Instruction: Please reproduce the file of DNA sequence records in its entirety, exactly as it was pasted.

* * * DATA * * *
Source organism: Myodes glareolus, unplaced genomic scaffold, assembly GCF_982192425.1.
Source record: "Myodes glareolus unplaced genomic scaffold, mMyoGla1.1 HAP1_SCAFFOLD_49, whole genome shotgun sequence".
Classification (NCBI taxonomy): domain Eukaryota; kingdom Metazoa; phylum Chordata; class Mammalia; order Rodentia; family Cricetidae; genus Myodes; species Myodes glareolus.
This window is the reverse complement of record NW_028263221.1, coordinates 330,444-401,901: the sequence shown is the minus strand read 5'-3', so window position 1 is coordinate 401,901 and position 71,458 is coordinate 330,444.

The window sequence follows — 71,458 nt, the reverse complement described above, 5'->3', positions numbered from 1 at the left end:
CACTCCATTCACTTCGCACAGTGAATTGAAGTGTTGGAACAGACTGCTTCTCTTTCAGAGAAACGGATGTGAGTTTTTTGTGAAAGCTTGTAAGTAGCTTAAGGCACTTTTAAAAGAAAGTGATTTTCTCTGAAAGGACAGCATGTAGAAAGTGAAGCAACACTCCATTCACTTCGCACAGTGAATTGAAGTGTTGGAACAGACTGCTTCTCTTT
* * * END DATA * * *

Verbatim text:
Source organism: Myodes glareolus, unplaced genomic scaffold, assembly GCF_982192425.1.
Source record: "Myodes glareolus unplaced genomic scaffold, mMyoGla1.1 HAP1_SCAFFOLD_49, whole genome shotgun sequence".
Classification (NCBI taxonomy): domain Eukaryota; kingdom Metazoa; phylum Chordata; class Mammalia; order Rodentia; family Cricetidae; genus Myodes; species Myodes glareolus.
This window is the reverse complement of record NW_028263221.1, coordinates 330,444-401,901: the sequence shown is the minus strand read 5'-3', so window position 1 is coordinate 401,901 and position 71,458 is coordinate 330,444.

The window sequence follows — 71,458 nt, the reverse complement described above, 5'->3', positions numbered from 1 at the left end:
CACTCCATTCACTTCGCACAGTGAATTGAAGTGTTGGAACAGACTGCTTCTCTTTCAGAGAAACGGATGTGAGTTTTTTGTGAAAGCTTGTAAGTAGCTTAAGGCACTTTTAAAAGAAAGTGATTTTCTCTGAAAGGACAGCATGTAGAAAGTGAAGCAACACTCCATTCACTTCGCACAGTGAATTGAAGTGTTGGAACAGACTGCTTCTCTTT